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G. James Benoit

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August 8, 2007

Fly ash dump draws Md. fine. Facility operator in Arundel also told to cleanse water of contamination. - The state's environmental agency has ordered the operator of a coal ash dump site to pay a "significant" fine and clean contaminated water recently detected in Anne Arundel County.

The Maryland Department of the Environment gave BBSS Inc. 60 days to comply or face legal action, agency spokesman Robert Ballinger said yesterday. He did not elaborate on the amount of the fine or specific actions.

"Taking this corrective action is how we deem it necessary to take care" of the contamination, Ballinger said. "It's to clean up and make sure it doesn't happen again."

The move follows the discovery last fall of cancer-causing metals in nearly two dozen wells in the Gambrills area, prompting Anne Arundel County Executive John R. Leopold last week to seek a ban on fly ash - a byproduct of coal-fired power plants that has previously stirred controversy in the county.

Baltimore Gas and Electric Co. has used the 80-acre site to dispose of its coal combustion waste since the mid-1990s, and yesterday it was unclear what role the company could play in remediation efforts. A spokesman for parent company Constellation Energy said this week that it is "just as interested" in banning fly ash.

"Obviously, the most important thing is public health, more than anything," said Kevin Thornton, the Constellation spokesman. "We want to do what's best for the community first and foremost."

Representatives of BBSS could not be reached for comment last night.

Residents, activists and county officials charge that MDE and BGE were aware of elevated sulfate concentrations - an indicator of possible combustion ash contamination - near the BBSS mining site as far back as 1998 and failed to fully evaluate the potential for harmful environmental effects.

Brad Heavner, director of the advocacy group Environment Maryland, said the state's lax oversight allowed BGE to not only obtain a permit to dump on the site without proper testing but also to repeatedly expand operations, even as tests showed troublesome levels of metals.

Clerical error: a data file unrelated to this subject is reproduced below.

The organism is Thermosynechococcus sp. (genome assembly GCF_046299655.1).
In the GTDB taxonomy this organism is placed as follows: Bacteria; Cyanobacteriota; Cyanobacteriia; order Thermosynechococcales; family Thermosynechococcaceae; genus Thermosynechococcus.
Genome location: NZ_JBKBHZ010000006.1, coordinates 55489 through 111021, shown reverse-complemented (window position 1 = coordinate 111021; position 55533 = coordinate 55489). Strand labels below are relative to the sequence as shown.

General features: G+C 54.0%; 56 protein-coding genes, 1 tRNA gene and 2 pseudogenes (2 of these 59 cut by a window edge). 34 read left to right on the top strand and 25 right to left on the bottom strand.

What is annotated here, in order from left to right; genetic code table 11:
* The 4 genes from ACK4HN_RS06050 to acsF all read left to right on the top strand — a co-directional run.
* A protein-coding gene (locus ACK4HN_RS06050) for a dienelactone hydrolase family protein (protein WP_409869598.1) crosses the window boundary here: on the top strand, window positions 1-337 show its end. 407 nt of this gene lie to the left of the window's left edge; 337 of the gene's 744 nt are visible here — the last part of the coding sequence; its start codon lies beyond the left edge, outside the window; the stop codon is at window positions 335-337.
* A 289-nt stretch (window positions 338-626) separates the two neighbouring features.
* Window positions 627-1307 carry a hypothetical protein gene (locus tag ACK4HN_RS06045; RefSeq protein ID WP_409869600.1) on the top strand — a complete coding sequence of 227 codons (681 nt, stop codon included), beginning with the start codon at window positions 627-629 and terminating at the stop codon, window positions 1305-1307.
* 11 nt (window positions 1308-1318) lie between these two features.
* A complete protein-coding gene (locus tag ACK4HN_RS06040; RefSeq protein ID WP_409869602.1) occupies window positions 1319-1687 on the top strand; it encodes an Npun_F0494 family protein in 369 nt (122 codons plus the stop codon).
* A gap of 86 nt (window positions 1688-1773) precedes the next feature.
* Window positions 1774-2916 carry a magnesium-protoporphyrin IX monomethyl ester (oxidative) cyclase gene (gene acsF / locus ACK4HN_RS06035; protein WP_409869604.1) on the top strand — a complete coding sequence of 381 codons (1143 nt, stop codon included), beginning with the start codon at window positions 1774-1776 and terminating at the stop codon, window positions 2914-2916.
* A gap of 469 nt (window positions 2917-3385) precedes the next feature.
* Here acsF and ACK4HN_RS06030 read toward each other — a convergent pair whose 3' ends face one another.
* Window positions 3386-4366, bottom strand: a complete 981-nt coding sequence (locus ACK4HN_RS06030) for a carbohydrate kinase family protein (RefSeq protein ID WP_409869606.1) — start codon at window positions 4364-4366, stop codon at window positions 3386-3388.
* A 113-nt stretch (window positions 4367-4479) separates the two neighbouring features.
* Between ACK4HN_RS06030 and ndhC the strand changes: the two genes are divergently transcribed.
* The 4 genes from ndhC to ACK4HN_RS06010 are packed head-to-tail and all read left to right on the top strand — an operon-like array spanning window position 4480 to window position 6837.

"They knew that there was an immense problem, yet they allowed the expansion of this site," Heavner said. "They should have known before any of it ever started. It's just a bad idea in the beginning to compact ash and use that as a liner for a toxic landfill, as if that's not going to leach through."

He added that the county's proposed ban would do little to remove ash that continues to sit in direct contact with groundwater, allowing contamination to migrate toward homeowners' wells and beyond.

Jay G. Sakai, MDE's director of water administration, said the agency "enforced and regulated in an appropriate manner based on the laws. Now whether those laws are appropriate may be a different story."

State officials are considering Leopold's broader request that the agency deem fly ash as hazardous and increase its oversight of the material.

BGE has been dumping about 200,000 tons of the fly ash at BBSS' former sand and gravel mine in Gambrills since the mid-1990s, about the same time residents of Solley in north county won a 20-year battle to stop the fly ash dumping they believed was contaminating their water and air.

In allowing such material to be dumped at the Gambrills site, MDE followed an Environmental Protection Agency decision that fly ash was not considered a hazardous material and required less scrutiny. The decision was upheld in 2000 after much debate, including conflicting accounts of the potential dangers.

As a result, disposal of the fly ash could proceed without an environmental impact review that could identify the site's potential to contaminate the environment or drinking water sources, said health officials and activists. State officials contend that they required a four-foot separation zone from the groundwater table as part of a hydrogeologic study.

"Whatever is in place in Gambrills isn't working," said Anne Arundel Health Officer Frances B. Phillips. "We don't have, either at the state or federal level, a regulatory system in place to protect future wells from future contamination."

Records show that as early as 1998, BGE detected elevated sulfate concentrations in the groundwater beyond the perimeter of the pit. While not shown to have significant health effects, sulfates can be a prime indicator of coal ash leaks, Heavner said.

In a Nov. 12, 1999, letter, Robert Scrivener, vice president of BBSS Inc., estimated that it would take more than 30 years for sulfates to reach the maximum allowable level of 500 milligrams per liter. Yet, by December 2000, concentrations had registered nearly four times that amount, according to records.

Several times, the state allowed BGE to expand filling activities at the site. Not long after low levels of cadmium, thallium and arsenic were detected in the groundwater, MDE issued a new permit allowing BGE to expand ash filling over an even greater area of a second pit, though state officials said no fly ash has been placed at the site.

 
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